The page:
Google’s proposed changes likely will spur ad-blocking companies to redesign their software. That will make ad-blocking a continued problem for web publishers that depend on display ads for revenue. Read more…
Super Bowl LII Set Another Record For Advertising. Read more…
|Super Bowl: Time Period||Super Bowl: Avg Price||NFL Regular Season: Time Period||NFL Regular Season: Avg Price||SB Ratio vs Reg Season|
|Feb 2008||$2,700||Sep-Dec 2007||$286||9.4|
|Feb 2009||$3,000||Sep-Dec 2008||$313||9.6|
|Feb 2010||$2,974||Sep-Dec 2009||$325||9.2|
|Feb 2011||$3,100||Sep-Dec 2010||$359||8.6|
|Feb 2012||$3,500||Sep-Dec 2011||$384||9.1|
|Feb 2013||$4,000||Sep-Dec 2012||$423||9.5|
|Feb 2014||$4,200||Sep-Dec 2013||$456||9.2|
|Feb 2015||$4,400||Sep-Dec 2014||$487||9.0|
|Feb 2016||$4,800||Sep-Dec 2015||$522||9.2|
|Feb 2017||$5,050||Sep-Dec 2016||$550||9.2|
|Feb 2018||$5,235||Sep-Dec 2017||$625||8.4|
71% of U.S. consumers said they had downloaded software to protect their data privacy or help to control their web experience, according to a survey by JanRain, a customer profile and identity management software provider acquired by Akamai in January 2019.
42% said they were open to forgiving a brand’s data breach as long as the company immediately informs them about the attack and how it is responding.
7% refuse to forgive brands for allowing bad actors access to their personal data.
14% have lost all faith in an organization’s ability to protect their data.
55% would let companies they trust use some of their personal data for specific purposes that benefit them in clear ways.
36% wouldn’t let any company use their personal data.
66% like the idea of being able to alert companies when they’re interested in something as long as they can “switch it off” when they’re no longer interested.
16% aren’t interested in this even if it came with preferences control.
8% said ads “often” seemed to understand their needs, presenting brands with an important area for improvement.
47% said ads do seem to understand their needs at least “sometimes” while 26% said ads “hardly ever” understand them, 9% said online ads “never” do.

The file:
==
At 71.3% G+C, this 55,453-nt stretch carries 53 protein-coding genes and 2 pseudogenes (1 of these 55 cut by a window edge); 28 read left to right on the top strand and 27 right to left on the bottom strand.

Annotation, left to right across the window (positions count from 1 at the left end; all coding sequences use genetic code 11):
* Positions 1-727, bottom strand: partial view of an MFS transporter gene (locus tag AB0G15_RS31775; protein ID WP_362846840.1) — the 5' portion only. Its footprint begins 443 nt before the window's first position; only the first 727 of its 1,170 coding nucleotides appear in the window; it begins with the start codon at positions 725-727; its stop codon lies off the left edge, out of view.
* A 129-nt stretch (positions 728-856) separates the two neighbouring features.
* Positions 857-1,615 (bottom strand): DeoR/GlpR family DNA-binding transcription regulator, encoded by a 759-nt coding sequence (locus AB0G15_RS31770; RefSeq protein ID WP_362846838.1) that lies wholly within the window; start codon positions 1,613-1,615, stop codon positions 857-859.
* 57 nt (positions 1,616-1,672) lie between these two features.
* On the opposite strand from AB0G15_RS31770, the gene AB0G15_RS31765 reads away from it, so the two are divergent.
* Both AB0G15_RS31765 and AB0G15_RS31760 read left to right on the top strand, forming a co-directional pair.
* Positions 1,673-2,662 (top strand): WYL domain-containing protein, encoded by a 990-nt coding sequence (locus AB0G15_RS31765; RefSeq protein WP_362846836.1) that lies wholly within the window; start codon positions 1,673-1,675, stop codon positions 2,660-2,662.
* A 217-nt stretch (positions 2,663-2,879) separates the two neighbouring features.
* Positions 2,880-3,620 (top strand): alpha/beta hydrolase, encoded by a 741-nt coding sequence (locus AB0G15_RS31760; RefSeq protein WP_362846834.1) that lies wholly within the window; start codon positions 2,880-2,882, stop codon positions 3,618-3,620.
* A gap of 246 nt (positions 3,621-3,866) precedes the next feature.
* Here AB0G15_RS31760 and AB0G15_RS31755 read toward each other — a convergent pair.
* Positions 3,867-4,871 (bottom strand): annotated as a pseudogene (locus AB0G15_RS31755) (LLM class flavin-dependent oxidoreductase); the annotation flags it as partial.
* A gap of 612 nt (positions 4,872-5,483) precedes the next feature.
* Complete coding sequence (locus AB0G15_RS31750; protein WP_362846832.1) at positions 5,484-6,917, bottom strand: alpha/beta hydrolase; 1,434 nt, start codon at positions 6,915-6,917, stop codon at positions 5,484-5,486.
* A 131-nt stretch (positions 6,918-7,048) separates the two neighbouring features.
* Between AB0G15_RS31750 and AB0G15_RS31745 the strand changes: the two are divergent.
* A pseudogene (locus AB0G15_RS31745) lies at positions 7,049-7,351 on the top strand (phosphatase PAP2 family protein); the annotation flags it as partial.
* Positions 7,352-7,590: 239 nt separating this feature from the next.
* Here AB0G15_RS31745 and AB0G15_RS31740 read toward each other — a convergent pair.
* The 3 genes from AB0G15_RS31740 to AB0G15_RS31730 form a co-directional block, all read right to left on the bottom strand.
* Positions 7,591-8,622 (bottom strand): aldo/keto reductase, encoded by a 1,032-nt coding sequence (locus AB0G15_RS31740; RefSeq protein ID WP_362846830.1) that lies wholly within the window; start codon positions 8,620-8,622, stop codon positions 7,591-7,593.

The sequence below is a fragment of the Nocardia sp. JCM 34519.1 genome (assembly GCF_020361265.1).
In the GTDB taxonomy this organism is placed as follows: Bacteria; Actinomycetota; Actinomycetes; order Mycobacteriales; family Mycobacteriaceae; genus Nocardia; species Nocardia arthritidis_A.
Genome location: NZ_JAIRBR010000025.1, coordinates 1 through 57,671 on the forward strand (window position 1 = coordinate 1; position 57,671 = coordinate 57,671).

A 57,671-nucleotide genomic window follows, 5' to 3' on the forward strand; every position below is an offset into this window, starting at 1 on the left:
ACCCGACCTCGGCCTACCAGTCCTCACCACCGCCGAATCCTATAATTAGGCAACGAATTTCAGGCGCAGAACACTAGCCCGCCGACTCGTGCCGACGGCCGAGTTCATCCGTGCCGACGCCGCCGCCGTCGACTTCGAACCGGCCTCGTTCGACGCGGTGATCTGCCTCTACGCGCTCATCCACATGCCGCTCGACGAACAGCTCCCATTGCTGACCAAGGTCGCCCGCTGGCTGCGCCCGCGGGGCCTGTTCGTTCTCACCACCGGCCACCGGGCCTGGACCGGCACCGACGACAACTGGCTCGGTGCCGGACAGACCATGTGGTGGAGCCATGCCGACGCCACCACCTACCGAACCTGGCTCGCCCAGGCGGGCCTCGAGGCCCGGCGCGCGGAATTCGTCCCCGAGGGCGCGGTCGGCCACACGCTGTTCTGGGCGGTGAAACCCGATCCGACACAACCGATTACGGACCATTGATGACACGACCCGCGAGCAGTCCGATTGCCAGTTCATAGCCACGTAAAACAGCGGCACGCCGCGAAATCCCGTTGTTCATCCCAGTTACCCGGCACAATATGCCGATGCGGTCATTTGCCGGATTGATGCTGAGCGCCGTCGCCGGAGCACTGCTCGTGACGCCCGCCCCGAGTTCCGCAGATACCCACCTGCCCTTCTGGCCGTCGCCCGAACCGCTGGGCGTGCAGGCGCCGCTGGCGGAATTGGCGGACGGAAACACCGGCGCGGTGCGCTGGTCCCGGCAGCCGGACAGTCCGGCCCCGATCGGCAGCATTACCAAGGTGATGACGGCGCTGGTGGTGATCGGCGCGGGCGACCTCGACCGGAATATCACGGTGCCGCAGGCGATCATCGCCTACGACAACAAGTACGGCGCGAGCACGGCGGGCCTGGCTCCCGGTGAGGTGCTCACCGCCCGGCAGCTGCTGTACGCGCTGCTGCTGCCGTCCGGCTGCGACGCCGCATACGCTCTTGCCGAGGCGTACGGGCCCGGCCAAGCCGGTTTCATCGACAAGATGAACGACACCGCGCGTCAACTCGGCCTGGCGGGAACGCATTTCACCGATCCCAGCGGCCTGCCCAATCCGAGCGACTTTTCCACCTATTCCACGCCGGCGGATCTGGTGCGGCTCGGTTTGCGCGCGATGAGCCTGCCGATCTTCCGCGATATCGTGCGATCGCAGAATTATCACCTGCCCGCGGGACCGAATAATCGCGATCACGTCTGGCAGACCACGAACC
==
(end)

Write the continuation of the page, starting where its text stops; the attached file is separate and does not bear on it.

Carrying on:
When asked whether they’d walk away from a business that requires personal information up front (like a phone number or email address) in order to conduct business, 15% of those surveyed said “yes” while 24% said “probably.”
54% said it depends on whether the business is trusted or the only option.
Janrain in the third quarter of 2018 surveyed more than 1,000 U.S. consumers on attitudes toward data privacy and security.
66% of those surveyed renewed their call for GDPR-like rules in the United States that force brands to provide consumers with greater privacy, security and control of their personal data. Janrain asked a similar question in May of 2018 to which 69% responded favorably to more regulation in the States.
Janrain’s findings show consumers not only want more regulation, they believe it will actually help in the wake of high-profile breaches and controversies affecting well-known organizations such as Yahoo!, Equifax and Facebook.
9% believe such laws would be ineffective while 6% believe more regulation would be too hard on businesses and the economy.
9% believe achieving data security requires the shared support of consumers, business and government.
44% report being most concerned about protecting their financial data over all other forms of personal data, a quarter of consumers realize the importance of protecting their passwords, pointing to sound password management as their chief concern.
61% say they are very careful about their computer/mobile security.
12% have given up worrying about their computer/mobile security, because they believe hackers can break into company networks anyway.
U.S. technology companies spent record sums on lobbying last year amid greater political scrutiny on everything from privacy and antitrust to national security.